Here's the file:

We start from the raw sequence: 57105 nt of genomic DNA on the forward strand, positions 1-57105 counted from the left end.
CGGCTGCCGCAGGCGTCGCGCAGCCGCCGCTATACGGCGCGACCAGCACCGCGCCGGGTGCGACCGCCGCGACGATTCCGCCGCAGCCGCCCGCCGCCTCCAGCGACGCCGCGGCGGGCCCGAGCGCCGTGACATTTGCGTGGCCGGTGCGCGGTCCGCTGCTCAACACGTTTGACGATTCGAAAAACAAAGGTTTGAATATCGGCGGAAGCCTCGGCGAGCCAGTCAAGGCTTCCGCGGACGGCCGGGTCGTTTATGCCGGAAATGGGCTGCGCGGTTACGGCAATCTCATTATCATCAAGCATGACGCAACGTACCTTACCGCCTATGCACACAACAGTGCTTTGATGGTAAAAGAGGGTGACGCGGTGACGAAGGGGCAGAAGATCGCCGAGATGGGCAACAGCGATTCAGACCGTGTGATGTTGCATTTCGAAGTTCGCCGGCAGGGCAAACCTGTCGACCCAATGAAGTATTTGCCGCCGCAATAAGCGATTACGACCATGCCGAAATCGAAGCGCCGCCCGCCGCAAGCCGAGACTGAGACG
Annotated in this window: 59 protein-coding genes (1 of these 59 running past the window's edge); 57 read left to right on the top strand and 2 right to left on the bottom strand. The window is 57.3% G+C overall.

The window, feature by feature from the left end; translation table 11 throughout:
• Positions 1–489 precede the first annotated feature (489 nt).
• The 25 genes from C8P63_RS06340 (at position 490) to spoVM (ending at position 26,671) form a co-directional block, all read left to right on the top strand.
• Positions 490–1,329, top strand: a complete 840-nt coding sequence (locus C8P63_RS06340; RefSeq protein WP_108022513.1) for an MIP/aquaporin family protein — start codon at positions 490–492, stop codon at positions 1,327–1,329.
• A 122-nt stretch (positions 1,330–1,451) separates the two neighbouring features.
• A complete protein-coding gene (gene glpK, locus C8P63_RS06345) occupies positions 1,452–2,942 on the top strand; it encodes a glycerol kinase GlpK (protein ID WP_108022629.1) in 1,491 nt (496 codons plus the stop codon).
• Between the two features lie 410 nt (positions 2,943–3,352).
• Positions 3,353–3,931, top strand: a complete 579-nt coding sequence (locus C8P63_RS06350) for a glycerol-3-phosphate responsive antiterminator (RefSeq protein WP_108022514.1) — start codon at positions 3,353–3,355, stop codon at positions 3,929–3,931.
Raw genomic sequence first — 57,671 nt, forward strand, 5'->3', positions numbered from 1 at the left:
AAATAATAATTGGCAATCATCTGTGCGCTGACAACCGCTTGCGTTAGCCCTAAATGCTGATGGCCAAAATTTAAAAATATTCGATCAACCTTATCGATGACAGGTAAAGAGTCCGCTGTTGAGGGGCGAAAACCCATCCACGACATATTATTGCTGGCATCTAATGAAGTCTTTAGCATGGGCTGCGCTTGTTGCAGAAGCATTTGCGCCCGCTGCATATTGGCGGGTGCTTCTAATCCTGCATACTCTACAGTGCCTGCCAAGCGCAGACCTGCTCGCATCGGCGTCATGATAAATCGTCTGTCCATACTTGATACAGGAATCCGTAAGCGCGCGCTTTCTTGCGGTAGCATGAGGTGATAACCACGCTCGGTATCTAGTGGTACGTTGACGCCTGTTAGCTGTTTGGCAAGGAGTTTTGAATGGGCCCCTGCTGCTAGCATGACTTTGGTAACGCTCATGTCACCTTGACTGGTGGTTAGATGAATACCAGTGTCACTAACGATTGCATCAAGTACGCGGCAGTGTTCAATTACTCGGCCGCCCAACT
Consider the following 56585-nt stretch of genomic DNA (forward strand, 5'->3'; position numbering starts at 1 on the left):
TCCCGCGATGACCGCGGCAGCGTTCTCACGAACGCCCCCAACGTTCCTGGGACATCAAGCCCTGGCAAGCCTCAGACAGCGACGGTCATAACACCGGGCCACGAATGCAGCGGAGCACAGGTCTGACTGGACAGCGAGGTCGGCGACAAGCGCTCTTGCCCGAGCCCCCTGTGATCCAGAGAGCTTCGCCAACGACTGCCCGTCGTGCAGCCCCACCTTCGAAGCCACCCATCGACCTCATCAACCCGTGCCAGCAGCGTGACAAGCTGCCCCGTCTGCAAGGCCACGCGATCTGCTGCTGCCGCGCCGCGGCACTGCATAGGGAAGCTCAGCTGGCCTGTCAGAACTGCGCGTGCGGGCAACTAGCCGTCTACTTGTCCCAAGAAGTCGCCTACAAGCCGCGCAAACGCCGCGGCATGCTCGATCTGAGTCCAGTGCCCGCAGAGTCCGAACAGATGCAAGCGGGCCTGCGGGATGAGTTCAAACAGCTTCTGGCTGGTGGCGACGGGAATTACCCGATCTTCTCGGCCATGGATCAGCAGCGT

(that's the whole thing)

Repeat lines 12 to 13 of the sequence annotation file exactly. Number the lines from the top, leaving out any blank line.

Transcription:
Raw genomic sequence first — 57,671 nt, forward strand, 5'->3', positions numbered from 1 at the left:
AAATAATAATTGGCAATCATCTGTGCGCTGACAACCGCTTGCGTTAGCCCTAAATGCTGATGGCCAAAATTTAAAAATATTCGATCAACCTTATCGATGACAGGTAAAGAGTCCGCTGTTGAGGGGCGAAAACCCATCCACGACATATTATTGCTGGCATCTAATGAAGTCTTTAGCATGGGCTGCGCTTGTTGCAGAAGCATTTGCGCCCGCTGCATATTGGCGGGTGCTTCTAATCCTGCATACTCTACAGTGCCTGCCAAGCGCAGACCTGCTCGCATCGGCGTCATGATAAATCGTCTGTCCATACTTGATACAGGAATCCGTAAGCGCGCGCTTTCTTGCGGTAGCATGAGGTGATAACCACGCTCGGTATCTAGTGGTACGTTGACGCCTGTTAGCTGTTTGGCAAGGAGTTTTGAATGGGCCCCTGCTGCTAGCATGACTTTGGTAACGCTCATGTCACCTTGACTGGTGGTTAGATGAATACCAGTGTCACTAACGATTGCATCAAGTACGCGGCAGTGTTCAATTACTCGGCCGCCCAACT